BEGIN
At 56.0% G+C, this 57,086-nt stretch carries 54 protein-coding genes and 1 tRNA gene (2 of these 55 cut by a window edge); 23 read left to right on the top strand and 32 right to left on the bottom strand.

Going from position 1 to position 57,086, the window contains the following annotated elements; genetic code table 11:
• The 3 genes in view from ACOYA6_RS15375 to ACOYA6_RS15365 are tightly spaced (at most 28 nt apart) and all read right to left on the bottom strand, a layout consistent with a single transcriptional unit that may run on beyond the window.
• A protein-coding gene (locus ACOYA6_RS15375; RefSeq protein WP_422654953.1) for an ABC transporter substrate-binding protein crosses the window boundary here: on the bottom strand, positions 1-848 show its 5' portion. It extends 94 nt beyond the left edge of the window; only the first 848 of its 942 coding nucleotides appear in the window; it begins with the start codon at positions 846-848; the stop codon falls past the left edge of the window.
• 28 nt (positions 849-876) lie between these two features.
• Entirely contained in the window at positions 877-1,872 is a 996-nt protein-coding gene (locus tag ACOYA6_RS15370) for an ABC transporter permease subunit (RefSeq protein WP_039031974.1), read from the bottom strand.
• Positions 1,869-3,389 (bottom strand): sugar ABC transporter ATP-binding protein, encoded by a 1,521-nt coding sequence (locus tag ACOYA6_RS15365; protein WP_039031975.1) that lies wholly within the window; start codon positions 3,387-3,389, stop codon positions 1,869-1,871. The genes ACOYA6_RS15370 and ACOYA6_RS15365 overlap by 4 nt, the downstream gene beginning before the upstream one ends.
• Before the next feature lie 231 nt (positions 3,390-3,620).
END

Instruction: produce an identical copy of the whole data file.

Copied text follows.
At 56.0% G+C, this 57,086-nt stretch carries 54 protein-coding genes and 1 tRNA gene (2 of these 55 cut by a window edge); 23 read left to right on the top strand and 32 right to left on the bottom strand.

Going from position 1 to position 57,086, the window contains the following annotated elements; genetic code table 11:
• The 3 genes in view from ACOYA6_RS15375 to ACOYA6_RS15365 are tightly spaced (at most 28 nt apart) and all read right to left on the bottom strand, a layout consistent with a single transcriptional unit that may run on beyond the window.
• A protein-coding gene (locus ACOYA6_RS15375; RefSeq protein WP_422654953.1) for an ABC transporter substrate-binding protein crosses the window boundary here: on the bottom strand, positions 1-848 show its 5' portion. It extends 94 nt beyond the left edge of the window; only the first 848 of its 942 coding nucleotides appear in the window; it begins with the start codon at positions 846-848; the stop codon falls past the left edge of the window.
• 28 nt (positions 849-876) lie between these two features.
• Entirely contained in the window at positions 877-1,872 is a 996-nt protein-coding gene (locus tag ACOYA6_RS15370) for an ABC transporter permease subunit (RefSeq protein WP_039031974.1), read from the bottom strand.
• Positions 1,869-3,389 (bottom strand): sugar ABC transporter ATP-binding protein, encoded by a 1,521-nt coding sequence (locus tag ACOYA6_RS15365; protein WP_039031975.1) that lies wholly within the window; start codon positions 3,387-3,389, stop codon positions 1,869-1,871. The genes ACOYA6_RS15370 and ACOYA6_RS15365 overlap by 4 nt, the downstream gene beginning before the upstream one ends.
• Before the next feature lie 231 nt (positions 3,390-3,620).